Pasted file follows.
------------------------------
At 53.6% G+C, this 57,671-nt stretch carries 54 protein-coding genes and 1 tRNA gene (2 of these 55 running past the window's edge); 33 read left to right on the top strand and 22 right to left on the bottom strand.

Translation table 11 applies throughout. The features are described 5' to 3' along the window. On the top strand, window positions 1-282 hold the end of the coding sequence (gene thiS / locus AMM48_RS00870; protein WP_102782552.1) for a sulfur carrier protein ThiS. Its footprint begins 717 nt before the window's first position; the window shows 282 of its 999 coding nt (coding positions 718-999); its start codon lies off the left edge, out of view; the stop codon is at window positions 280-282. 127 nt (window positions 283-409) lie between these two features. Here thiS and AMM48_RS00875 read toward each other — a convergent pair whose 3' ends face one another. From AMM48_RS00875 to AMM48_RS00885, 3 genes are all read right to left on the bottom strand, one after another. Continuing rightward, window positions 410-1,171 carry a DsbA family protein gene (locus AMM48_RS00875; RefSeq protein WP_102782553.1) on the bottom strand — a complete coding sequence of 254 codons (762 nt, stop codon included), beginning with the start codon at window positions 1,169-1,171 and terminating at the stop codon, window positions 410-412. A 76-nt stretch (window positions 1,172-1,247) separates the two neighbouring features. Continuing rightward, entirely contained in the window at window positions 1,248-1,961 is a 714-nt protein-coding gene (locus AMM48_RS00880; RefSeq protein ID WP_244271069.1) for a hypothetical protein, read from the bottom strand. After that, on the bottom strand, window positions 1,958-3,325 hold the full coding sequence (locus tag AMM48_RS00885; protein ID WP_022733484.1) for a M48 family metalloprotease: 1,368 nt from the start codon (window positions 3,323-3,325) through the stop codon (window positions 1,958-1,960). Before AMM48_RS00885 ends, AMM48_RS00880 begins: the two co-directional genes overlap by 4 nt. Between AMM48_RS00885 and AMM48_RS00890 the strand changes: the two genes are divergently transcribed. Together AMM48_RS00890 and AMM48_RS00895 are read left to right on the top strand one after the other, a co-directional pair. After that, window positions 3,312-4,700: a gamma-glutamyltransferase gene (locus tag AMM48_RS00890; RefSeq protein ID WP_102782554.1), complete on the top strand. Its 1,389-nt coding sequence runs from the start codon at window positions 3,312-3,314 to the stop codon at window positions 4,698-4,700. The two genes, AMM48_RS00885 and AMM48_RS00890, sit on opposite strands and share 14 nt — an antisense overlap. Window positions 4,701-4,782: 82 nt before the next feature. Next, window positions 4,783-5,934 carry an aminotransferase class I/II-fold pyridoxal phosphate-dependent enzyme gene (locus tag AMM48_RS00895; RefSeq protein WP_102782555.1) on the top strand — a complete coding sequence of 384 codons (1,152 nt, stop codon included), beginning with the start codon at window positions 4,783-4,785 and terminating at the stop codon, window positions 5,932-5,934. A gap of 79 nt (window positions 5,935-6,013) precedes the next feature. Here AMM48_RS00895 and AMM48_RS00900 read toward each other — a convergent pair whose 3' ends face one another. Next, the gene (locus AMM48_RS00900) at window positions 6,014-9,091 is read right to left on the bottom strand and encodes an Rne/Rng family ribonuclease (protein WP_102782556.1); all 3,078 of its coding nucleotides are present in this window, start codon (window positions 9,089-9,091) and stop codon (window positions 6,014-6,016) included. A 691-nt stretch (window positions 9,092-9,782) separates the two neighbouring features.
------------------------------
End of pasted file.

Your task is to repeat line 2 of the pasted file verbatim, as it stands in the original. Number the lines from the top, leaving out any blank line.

Translation table 11 applies throughout. The features are described 5' to 3' along the window. On the top strand, window positions 1-282 hold the end of the coding sequence (gene thiS / locus AMM48_RS00870; protein WP_102782552.1) for a sulfur carrier protein ThiS. Its footprint begins 717 nt before the window's first position; the window shows 282 of its 999 coding nt (coding positions 718-999); its start codon lies off the left edge, out of view; the stop codon is at window positions 280-282. 127 nt (window positions 283-409) lie between these two features. Here thiS and AMM48_RS00875 read toward each other — a convergent pair whose 3' ends face one another. From AMM48_RS00875 to AMM48_RS00885, 3 genes are all read right to left on the bottom strand, one after another. Continuing rightward, window positions 410-1,171 carry a DsbA family protein gene (locus AMM48_RS00875; RefSeq protein WP_102782553.1) on the bottom strand — a complete coding sequence of 254 codons (762 nt, stop codon included), beginning with the start codon at window positions 1,169-1,171 and terminating at the stop codon, window positions 410-412. A 76-nt stretch (window positions 1,172-1,247) separates the two neighbouring features. Continuing rightward, entirely contained in the window at window positions 1,248-1,961 is a 714-nt protein-coding gene (locus AMM48_RS00880; RefSeq protein ID WP_244271069.1) for a hypothetical protein, read from the bottom strand. After that, on the bottom strand, window positions 1,958-3,325 hold the full coding sequence (locus tag AMM48_RS00885; protein ID WP_022733484.1) for a M48 family metalloprotease: 1,368 nt from the start codon (window positions 3,323-3,325) through the stop codon (window positions 1,958-1,960). Before AMM48_RS00885 ends, AMM48_RS00880 begins: the two co-directional genes overlap by 4 nt. Between AMM48_RS00885 and AMM48_RS00890 the strand changes: the two genes are divergently transcribed. Together AMM48_RS00890 and AMM48_RS00895 are read left to right on the top strand one after the other, a co-directional pair. After that, window positions 3,312-4,700: a gamma-glutamyltransferase gene (locus tag AMM48_RS00890; RefSeq protein ID WP_102782554.1), complete on the top strand. Its 1,389-nt coding sequence runs from the start codon at window positions 3,312-3,314 to the stop codon at window positions 4,698-4,700. The two genes, AMM48_RS00885 and AMM48_RS00890, sit on opposite strands and share 14 nt — an antisense overlap. Window positions 4,701-4,782: 82 nt before the next feature. Next, window positions 4,783-5,934 carry an aminotransferase class I/II-fold pyridoxal phosphate-dependent enzyme gene (locus tag AMM48_RS00895; RefSeq protein WP_102782555.1) on the top strand — a complete coding sequence of 384 codons (1,152 nt, stop codon included), beginning with the start codon at window positions 4,783-4,785 and terminating at the stop codon, window positions 5,932-5,934. A gap of 79 nt (window positions 5,935-6,013) precedes the next feature. Here AMM48_RS00895 and AMM48_RS00900 read toward each other — a convergent pair whose 3' ends face one another. Next, the gene (locus AMM48_RS00900) at window positions 6,014-9,091 is read right to left on the bottom strand and encodes an Rne/Rng family ribonuclease (protein WP_102782556.1); all 3,078 of its coding nucleotides are present in this window, start codon (window positions 9,089-9,091) and stop codon (window positions 6,014-6,016) included. A 691-nt stretch (window positions 9,092-9,782) separates the two neighbouring features.